Why Is Everybody Turning on Facebook Again?

Facebook (NASDAQ: FB  ) is back to being an underappreciated, busted IPO. Two analysts in two days have talked down the leading social networking website operator.

Yesterday it was Bernstein Research's Carlos Kirjner downgrading the shares and slashing his price target from $33 to $27. He's left unimpressed by the company's 18% increase in ad rates over the past year. He also feels that the mobile advertising upside has already been baked into the stock and analyst estimates.

Today it's BTIG Research's Rich Greenfield checking in with a gloomy sell rating and a frightening $22 price target. Greenfield's model shows lower revenue and EBITDA projections than his peers through the next three years, and that's factoring in the boom in mobile growth at Facebook and inevitable ad initiatives.

The engagement of mobile users remains a popular sticking point with most worrywarts. Cynics just don't get it. Haven't they seen the Facebook Dollar Store?

Bucking the trend
Surfing through Facebook earlier today I was offered the opportunity to buy a boxed heart-shaped cookie for my wife. The site may have been guessing about my wife liking butter-cream frosting, but it obviously knew that she was my wife. It naturally knows that Valentine's Day is around the corner.

The simple gift cost just a buck, shipping included. It seemed too good to be true, but the merchant knows what it's doing. It's establishing a marketing connection, and including a bonus $5 gift card with the $1 gift will increase the chances that my wife or I will lean on them in the future -- if the cookie's good.

Checking out was seamless, and the default option of having the gift appear on her timeline -- as a gift-wrapping graphic that she can virtually peel away as soon as she confirms her shipping address -- was brilliant as a viral touch. As soon as I checked out, I was reminded of six friends and family members that have birthdays coming soon.

Facebook Gifts launched to little fanfare late last year. Your local mall didn't quiver in fear. Amazon.com (NASDAQ: AMZN  ) went on to hit new highs. Nobody's afraid of a $1 delivered cookie or the other buck items with free shipping that currently include chocolate "Be mine" lollipops, champagne gummy bears, or honey-infused jelly beans.

Just wait.

Just wait until more of the gift items start showing up on timelines. Just wait until Facebook collects more credit cards.

Just wait.

Facebook has the advantage of knowing not just its shoppers but its recipients. Try as Amazon might, it will never get there. Try as your local mall might, it will never get there.

Facebook may be losing two more analysts but it may be gaining more cheap gift seekers like me in the near future. In the end, that may be more important.

Don't deny this friend request
After the world's most hyped IPO turned out to be a dunce, most investors probably don't even want to think about shares of Facebook. But there are things every investor needs to know about this company. We've outlined them in our newest premium research report. There's a lot more to Facebook than meets the eye, so read up on whether there is anything to "like" about it today, and we'll tell you whether we think Facebook deserves a place in your portfolio. Access your report by clicking here.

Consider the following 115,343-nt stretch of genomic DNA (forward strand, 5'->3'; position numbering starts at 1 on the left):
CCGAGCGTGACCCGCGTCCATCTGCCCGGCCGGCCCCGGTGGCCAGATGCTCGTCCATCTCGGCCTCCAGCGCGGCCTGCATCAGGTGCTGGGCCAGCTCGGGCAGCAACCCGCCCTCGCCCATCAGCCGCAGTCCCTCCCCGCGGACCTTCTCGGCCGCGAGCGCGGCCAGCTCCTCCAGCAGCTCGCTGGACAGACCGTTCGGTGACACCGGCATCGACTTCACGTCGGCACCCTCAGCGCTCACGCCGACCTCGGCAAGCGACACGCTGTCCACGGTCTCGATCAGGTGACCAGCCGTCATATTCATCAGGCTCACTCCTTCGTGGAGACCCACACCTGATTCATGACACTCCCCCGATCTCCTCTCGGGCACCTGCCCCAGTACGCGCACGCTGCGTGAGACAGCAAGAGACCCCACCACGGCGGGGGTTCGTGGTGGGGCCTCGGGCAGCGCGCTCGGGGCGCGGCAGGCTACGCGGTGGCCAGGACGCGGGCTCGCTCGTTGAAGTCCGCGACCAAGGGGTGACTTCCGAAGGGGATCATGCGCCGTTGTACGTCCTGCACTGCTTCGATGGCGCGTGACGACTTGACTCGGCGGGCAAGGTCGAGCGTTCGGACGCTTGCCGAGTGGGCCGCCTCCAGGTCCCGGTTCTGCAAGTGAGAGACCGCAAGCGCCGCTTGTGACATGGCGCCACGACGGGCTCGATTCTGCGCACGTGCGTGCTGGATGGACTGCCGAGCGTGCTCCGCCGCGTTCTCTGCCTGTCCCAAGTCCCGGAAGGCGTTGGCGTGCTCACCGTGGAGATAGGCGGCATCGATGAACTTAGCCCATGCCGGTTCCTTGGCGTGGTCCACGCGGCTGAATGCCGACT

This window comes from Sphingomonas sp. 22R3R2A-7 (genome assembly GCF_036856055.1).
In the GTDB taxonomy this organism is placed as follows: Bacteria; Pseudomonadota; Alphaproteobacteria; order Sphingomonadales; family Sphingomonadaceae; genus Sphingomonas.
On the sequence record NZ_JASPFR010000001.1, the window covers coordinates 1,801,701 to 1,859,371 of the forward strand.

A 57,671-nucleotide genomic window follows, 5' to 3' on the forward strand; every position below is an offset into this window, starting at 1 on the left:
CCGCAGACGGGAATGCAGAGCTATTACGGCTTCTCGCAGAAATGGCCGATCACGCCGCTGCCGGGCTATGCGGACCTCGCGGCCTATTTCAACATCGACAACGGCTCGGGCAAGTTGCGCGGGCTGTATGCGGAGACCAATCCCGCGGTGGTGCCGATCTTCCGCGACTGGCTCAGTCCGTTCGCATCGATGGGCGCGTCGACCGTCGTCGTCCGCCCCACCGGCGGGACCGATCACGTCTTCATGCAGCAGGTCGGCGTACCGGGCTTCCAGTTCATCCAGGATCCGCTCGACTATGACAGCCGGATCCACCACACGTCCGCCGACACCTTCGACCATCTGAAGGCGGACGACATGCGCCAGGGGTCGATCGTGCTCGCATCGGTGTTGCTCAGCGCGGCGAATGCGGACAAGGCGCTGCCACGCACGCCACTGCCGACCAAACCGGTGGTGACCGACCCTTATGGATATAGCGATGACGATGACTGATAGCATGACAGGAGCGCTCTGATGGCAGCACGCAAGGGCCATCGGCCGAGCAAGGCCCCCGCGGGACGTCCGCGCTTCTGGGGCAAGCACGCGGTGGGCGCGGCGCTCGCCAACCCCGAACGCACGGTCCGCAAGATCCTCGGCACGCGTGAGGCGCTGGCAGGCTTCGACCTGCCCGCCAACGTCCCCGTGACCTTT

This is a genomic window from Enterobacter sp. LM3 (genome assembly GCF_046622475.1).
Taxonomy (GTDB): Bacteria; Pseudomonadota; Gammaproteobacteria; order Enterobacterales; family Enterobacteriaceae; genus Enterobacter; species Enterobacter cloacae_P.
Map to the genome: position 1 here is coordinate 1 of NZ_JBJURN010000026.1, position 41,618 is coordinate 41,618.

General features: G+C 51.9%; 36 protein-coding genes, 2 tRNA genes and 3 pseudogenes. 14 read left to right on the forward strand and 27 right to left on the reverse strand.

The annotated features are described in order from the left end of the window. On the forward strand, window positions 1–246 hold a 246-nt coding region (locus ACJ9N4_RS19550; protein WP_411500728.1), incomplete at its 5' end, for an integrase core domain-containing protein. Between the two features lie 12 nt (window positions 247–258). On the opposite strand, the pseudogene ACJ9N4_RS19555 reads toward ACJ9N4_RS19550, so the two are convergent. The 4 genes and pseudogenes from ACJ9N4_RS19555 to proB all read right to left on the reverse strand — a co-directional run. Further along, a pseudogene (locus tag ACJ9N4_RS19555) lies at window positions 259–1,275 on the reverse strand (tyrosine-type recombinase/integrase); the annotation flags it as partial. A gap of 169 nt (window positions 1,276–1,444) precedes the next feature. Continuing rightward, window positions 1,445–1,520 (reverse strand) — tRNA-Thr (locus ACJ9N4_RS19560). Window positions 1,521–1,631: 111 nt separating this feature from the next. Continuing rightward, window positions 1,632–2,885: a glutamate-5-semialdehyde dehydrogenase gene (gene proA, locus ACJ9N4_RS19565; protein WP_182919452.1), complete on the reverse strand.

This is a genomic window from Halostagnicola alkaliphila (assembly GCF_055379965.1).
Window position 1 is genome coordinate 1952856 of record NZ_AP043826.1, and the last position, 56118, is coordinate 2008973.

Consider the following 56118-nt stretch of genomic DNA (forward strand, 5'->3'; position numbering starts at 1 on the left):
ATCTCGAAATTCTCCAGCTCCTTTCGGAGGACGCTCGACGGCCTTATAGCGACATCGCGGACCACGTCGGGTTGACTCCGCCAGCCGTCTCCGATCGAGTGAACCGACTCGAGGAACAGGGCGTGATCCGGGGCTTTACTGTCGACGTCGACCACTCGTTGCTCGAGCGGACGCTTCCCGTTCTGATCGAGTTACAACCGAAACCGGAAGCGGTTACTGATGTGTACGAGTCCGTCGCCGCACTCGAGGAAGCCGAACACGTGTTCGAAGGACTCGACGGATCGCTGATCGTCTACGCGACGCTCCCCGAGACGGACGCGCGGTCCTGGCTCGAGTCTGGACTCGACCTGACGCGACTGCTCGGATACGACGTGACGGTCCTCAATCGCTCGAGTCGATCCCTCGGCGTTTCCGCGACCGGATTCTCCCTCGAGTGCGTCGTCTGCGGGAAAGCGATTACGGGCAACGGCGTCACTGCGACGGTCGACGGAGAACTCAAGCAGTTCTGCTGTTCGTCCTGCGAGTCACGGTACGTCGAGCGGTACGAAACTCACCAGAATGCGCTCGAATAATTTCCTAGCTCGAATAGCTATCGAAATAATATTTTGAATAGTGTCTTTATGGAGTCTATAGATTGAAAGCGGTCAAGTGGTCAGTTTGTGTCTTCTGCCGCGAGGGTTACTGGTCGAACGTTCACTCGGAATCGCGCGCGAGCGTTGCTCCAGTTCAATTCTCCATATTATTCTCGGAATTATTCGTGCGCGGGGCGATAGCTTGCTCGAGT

Read/Post Comments (2) | Recommend This Article (2)

Comments from our Foolish Readers

Help us keep this a respectfully Foolish area! This is a place for our readers to discuss, debate, and learn more about the Foolish investing topic you read about above. Help us keep it clean and safe. If you believe a comment is abusive or otherwise violates our Fool's Rules, please report it via the Report this Comment Report this Comment icon found on every comment.

  • Report this Comment On February 18, 2013, at 4:35 PM, chastenruin wrote:

    Until Facebook can prove it can make money without alienating its existing customers, I'm steering clear. I still dont see a viable business model and I am not putting my money down without knowing the business model can work.

    Pandora and Netflix at least have a business model that makes sense. Pandora has ad support and subscriptions. Netflix is subscription based with flat licensing deals with content holders.

    Facebook is...figuring out a way to microcharge their users without upsetting them off too badly or completely selling off their privacy.

  • Report this Comment On March 05, 2013, at 5:41 PM, brettOBR wrote:

    Facebook gifts is early but it shows potential. One area of weakness is that the current product recommendations are not really advanced. As an alternative, if you want truly personalized gift recommendations for Facebook friends check out giftivo.com.

Add your comment.

DocumentId: 2251696, ~/Articles/ArticleHandler.aspx, 4/16/2014 9:44:33 AM

Report This Comment

Use this area to report a comment that you believe is in violation of the community guidelines. Our team will review the entry and take any appropriate action.

Sending report...

Today's Market

updated Moments ago Sponsored by:
DOW 16,262.56 89.32 0.00%
S&P 500 1,855.81 12.83 0.70%
NASD 4,034.16 0.00 0.00%

Create My Watchlist

Go to My Watchlist

You don't seem to be following any stocks yet!

Better investing starts with a watchlist. Now you can create a personalized watchlist and get immediate access to the personalized information you need to make successful investing decisions.

Data delayed up to 5 minutes

Related Tickers

4/15/2014 4:00 PM
FB $59.09 Up +0.20 +0.00%
Facebook CAPS Rating: **
AMZN $316.08 Up +0.17 +0.00%
Amazon.com CAPS Rating: **

Advertisement